How your copy editor can save the day: Part 2
Today you hear once again from our behind-the-scene folks–our copy editors. Many authors see our copy editors as superheroes who swoop in and save the day–or at least save the manuscript. In Part 2, the eFrog Press copy editors share their experiences over their long careers in publishing. Learn how copyediting can lead to publishing success or, at least, prevent publishing disasters!
Missed Part 1? Read What copy editors want writers to know to learn how a professional copy editor can add value to your book.
“A reader is just like an editor/agent; they will not take your work seriously if you don’t.” JP
“The goal of a copy editor is to make the writing seamless, NOT to change the writing or the words!” SC
How can copyediting lead to publishing success?
JP: For traditional publishing (i.e., not ebooks) through a traditional publishing house or agency, most editors and agents will usually only read the first few pages of a manuscript to determine if they are interested in pursuing it further. If the writing is sloppy and there are obvious errors, typos, and misspellings, most editors/agents will dismiss the manuscript immediately. A clean copy shows that you are serious about your work and dedicated to making it the best it can possibly be. A good editor will recognize this and know a good working relationship can be forged with the writer for future edits and revisions.
When it comes to ebooks, the editor/agent is usually not in the picture, so a skilled copy editor is even more important to bridge that critical—and hopefully permanent—relationship between author and reader. A reader is just like an editor/agent; they will not take your work seriously if you don’t.
SC: Readers will be drawn to typos and badly constructed sentences! They will remember being stopped by an awkward sentence rather than remembering the plot or a very good moment in the book. If the manuscript is full of grammatical errors, some might not even finish it. Grammar and punctuation should be flowing and insignificant in the reader’s mind; if punctuation or grammar causes pause or confusion, the manuscript has not been copyedited properly. The goal of a copy editor is to make the writing seamless, NOT to change the writing or the words!
There is also the issue of plot inconsistencies. Because the author is so close the work, and has been toiling away on the manuscript for a great deal of time, they oftentimes simply do not see when things don’t add up. A fresh set of professional eyes is necessary to find those things and bring them to the author’s attention.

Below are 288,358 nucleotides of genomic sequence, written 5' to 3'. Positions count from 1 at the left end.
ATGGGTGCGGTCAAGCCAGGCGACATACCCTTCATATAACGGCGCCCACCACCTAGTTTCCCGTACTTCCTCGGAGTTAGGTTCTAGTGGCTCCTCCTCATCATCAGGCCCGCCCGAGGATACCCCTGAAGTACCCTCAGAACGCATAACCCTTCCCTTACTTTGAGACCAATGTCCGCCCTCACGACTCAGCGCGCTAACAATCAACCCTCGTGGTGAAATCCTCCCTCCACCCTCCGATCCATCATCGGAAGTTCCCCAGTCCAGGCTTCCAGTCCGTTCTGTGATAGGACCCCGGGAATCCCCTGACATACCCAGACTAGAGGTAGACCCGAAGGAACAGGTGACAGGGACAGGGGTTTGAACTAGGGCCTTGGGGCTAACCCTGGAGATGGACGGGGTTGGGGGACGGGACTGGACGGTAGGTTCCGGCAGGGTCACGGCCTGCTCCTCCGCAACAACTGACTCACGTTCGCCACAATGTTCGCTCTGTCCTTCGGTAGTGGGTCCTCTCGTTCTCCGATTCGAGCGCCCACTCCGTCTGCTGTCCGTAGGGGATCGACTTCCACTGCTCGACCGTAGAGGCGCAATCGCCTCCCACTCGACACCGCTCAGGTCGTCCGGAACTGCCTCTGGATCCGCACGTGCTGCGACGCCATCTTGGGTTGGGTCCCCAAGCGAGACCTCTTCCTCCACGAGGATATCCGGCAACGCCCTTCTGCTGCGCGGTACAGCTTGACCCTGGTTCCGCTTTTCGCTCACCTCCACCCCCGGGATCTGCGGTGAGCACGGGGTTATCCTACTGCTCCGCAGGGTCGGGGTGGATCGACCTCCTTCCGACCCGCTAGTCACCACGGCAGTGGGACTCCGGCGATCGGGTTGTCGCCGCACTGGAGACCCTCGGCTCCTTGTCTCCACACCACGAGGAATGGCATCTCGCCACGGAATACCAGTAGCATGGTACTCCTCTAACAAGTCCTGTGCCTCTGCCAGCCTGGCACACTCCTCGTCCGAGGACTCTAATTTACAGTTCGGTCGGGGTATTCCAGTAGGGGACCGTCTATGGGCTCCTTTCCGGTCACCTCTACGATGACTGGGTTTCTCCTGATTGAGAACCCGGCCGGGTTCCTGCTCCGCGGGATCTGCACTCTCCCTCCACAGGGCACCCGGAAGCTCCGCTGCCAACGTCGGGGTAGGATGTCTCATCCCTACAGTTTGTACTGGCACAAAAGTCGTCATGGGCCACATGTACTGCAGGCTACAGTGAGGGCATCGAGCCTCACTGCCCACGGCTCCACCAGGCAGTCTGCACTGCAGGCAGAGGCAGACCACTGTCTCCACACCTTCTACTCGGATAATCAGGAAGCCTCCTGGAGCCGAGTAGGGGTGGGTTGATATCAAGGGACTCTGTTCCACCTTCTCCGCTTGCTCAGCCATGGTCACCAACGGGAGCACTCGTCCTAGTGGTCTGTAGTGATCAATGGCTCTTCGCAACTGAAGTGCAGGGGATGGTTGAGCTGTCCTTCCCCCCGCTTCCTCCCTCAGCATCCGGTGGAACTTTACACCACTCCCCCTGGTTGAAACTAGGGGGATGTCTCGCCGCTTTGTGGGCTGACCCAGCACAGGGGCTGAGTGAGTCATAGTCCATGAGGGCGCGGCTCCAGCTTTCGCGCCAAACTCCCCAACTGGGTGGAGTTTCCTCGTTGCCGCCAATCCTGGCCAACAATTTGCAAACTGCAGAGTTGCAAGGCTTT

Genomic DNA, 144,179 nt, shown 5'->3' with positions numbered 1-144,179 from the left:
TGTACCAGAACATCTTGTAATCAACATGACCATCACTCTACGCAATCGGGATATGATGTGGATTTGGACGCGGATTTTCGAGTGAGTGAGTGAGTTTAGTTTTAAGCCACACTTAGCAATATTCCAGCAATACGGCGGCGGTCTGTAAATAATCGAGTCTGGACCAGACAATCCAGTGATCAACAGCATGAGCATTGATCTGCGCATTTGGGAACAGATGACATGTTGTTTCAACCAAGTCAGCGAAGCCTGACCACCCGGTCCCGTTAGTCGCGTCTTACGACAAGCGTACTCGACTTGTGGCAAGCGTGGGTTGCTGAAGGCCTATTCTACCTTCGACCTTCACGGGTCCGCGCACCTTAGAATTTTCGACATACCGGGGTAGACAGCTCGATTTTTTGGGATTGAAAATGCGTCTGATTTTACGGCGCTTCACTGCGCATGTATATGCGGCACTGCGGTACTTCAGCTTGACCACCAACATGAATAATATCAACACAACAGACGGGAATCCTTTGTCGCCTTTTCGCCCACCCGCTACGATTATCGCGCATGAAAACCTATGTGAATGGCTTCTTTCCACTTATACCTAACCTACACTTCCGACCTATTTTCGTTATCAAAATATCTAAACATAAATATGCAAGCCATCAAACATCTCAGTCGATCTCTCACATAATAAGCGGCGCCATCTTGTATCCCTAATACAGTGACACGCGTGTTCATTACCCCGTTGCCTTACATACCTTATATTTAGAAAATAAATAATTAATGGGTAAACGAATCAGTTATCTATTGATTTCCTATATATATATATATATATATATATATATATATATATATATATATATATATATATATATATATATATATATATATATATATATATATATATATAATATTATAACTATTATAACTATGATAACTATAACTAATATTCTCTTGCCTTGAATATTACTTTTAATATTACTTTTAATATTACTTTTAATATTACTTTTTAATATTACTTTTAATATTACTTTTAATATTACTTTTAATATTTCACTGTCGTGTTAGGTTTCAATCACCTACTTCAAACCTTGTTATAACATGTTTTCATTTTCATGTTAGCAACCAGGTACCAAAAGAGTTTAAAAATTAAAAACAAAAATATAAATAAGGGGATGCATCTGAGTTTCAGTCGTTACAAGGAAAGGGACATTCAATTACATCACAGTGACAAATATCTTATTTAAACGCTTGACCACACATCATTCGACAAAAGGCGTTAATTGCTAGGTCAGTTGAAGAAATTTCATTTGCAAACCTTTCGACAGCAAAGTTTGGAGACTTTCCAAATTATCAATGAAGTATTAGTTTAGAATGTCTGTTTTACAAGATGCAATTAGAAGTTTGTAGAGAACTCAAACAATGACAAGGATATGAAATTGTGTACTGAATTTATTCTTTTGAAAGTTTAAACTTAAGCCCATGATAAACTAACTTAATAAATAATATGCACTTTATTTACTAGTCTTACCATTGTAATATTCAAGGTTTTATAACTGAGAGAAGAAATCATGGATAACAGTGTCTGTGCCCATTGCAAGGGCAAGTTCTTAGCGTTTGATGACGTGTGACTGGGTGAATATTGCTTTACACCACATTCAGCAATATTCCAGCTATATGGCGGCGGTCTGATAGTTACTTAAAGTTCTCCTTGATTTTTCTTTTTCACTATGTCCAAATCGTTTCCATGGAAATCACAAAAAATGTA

Thinking back over your career, what error have you corrected that made a big difference in the manuscript? Or what disaster did you prevent?
JP: So many to choose from! One of the biggest areas most authors forget to have proofread or copy edited is the book’s cover, title page, and dedication. The last thing you want is your name misspelled on the book’s cover!
SC: I recently copyedited a manuscript that introduced a twin sibling toward the end of the book. The main character’s paternity had been in question earlier, and there was no mention of the twin then. The writer had forgotten to add the twin’s name at the beginning! Because the plot evolved as the author wrote, that major oversight could have been in the published book, had it not been copyedited.
Another example was a manuscript that was diary-like in structure. The date was at the top of each entry. Halfway through, one date was written incorrectly, so each date following was off in comparison to what was being said in the text. That would have been terribly confusing to any reader, and thankfully corrected during the copyediting process.
MA: I have found that one of the most valuable contributions I make to fictional manuscripts is the ability to clearly and objectively see the timeline of the story. If one plot point, date, or name is changed in any part of the book, it has to be changed in every instance. With multiple rewrites, it’s easy to overlook instances that need to be revised for sense. Inconsistency and confusion can damage the entire story. Correcting these oversights is not only essential, but quite rewarding.
What experiences have you had with editing? Did an editor ever save the day for you? Please share.